The uses of aesthetic testimony

British Journal of Aesthetics 57 (1):19-36 (2017)
C. Thi Nguyen
Utah Valley University
The current debate over aesthetic testimony typically focuses on cases of doxastic repetition — where, when an agent, on receiving aesthetic testimony that p, acquires the belief that p without qualification. I suggest that we broaden the set of cases under consideration. I consider a number of cases of action from testimony, including reconsidering a disliked album based on testimony, and choosing an artistic educational institution from testimony. But this cannot simply be explained by supposing that testimony is usable for action, but unusable for doxastic repetition. I consider a new asymmetry in the usability aesthetic testimony. Consider the following cases: we seem unwilling to accept somebody hanging a painting in their bedroom based merely on testimony, but entirely willing to accept hanging a painting in a museum based merely on testimony. The switch in intuitive acceptability seems to track, in some complicated way, the line between public life and private life. These new cases weigh against a number of standing theories of aesthetic testimony. I suggest that we look further afield, and that something like a sensibility theory, in the style of John McDowell and David Wiggins, will prove to be the best fit for our intuitions for the usability of aesthetic testimony. I propose the following explanation for the new asymmetry: we are willing to accept testimony about whether a work merits being found beautiful; but we are unwilling to accept testimony about whether something actually is beautiful.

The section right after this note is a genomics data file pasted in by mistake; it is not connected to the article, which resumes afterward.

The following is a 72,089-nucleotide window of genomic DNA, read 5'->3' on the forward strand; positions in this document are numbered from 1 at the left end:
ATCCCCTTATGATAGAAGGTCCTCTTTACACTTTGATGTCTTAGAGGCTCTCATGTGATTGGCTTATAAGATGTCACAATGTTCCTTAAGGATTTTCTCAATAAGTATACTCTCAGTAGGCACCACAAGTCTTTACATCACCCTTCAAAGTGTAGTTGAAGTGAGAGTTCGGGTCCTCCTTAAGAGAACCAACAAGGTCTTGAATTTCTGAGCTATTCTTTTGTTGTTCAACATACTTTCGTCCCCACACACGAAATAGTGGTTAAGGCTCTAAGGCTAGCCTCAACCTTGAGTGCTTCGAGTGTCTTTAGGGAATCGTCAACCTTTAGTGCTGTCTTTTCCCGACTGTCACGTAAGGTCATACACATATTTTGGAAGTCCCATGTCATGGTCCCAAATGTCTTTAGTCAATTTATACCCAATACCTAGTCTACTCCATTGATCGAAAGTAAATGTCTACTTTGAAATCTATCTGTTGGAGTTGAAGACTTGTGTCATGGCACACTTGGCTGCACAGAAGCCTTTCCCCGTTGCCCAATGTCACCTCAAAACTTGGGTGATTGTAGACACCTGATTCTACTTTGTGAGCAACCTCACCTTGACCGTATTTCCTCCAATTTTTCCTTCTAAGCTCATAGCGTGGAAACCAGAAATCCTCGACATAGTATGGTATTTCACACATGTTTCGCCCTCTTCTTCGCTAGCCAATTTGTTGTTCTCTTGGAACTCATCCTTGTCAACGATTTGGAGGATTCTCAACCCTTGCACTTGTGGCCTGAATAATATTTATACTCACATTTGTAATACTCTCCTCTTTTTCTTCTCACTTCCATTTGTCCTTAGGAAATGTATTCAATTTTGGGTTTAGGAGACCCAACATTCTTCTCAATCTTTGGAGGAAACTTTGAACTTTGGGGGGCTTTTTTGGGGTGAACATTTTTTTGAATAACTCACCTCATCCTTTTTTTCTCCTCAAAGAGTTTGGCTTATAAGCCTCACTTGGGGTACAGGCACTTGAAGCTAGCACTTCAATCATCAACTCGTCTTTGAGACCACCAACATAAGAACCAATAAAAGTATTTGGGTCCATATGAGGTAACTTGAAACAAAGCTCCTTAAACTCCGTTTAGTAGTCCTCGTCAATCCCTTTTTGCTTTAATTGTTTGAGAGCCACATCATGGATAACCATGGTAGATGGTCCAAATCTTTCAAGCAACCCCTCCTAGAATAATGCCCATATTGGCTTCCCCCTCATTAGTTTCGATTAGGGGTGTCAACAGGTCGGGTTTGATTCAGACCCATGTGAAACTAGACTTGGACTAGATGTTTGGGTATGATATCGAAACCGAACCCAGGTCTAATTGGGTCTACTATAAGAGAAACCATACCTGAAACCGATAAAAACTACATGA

Keywords Testimony  Social epistemology  Aesthetic testimony  Aesthetic cognition  Aesthetic judgment  Epistemology of testimony  Trust  Acquaintance
Categories (categorize this paper)
DOI 10.1093/aesthj/ayw089
Edit this record
Mark as duplicate
Export citation
Find it on Scholar
Request removal from index
Revision history

Download options

Our Archive
External links

Setup an account with your affiliations in order to access resources via your University's proxy server
Configure custom proxy (use this if your affiliation does not provide a proxy)
Through your library

References found in this work BETA

No references found.

Add more references

Citations of this work BETA

Add more citations

Similar books and articles

Aesthetic Testimony: What Can We Learn From Others About Beauty and Art?Aaron Meskin - 2004 - Philosophy and Phenomenological Research 69 (1):65–91.
Aesthetic Testimony.Jon Robson - 2012 - Philosophy Compass 7 (1):1-10.
How to Be a Pessimist About Aesthetic Testimony.Robert Hopkins - 2011 - Journal of Philosophy 108 (3):138-157.
A New Look at Kant's View of Aesthetic Testimony.Keren Gorodeisky - 2010 - British Journal of Aesthetics 50 (1):53-70.
On the Rational Power of Aesthetic Testimony.Errol Lord - 2016 - British Journal of Aesthetics 56 (1):1-13.
Aesthetic Testimony and the Norms of Belief Formation.Jon Robson - 2015 - European Journal of Philosophy 23 (3):750-763.
Is Hume Really a Reductivist?Michael Welbourne - 2002 - Studies in History and Philosophy of Science Part A 33 (2):407-423.
Is Hume Really a Reductivist?Michael Welbourne - 2002 - Studies in History and Philosophy of Science Part A 33 (2):407-423.
Circular Testimony.Stephen Wright - 2016 - Philosophical Studies 173 (8):2029-2048.
How Lucky Can You Get?Sanford Goldberg - 2007 - Synthese 158 (3):315-327.


Added to PP index

Total downloads
58 ( #112,315 of 2,293,871 )

Recent downloads (6 months)
21 ( #21,259 of 2,293,871 )

How can I increase my downloads?

Monthly downloads

My notes

Sign in to use this feature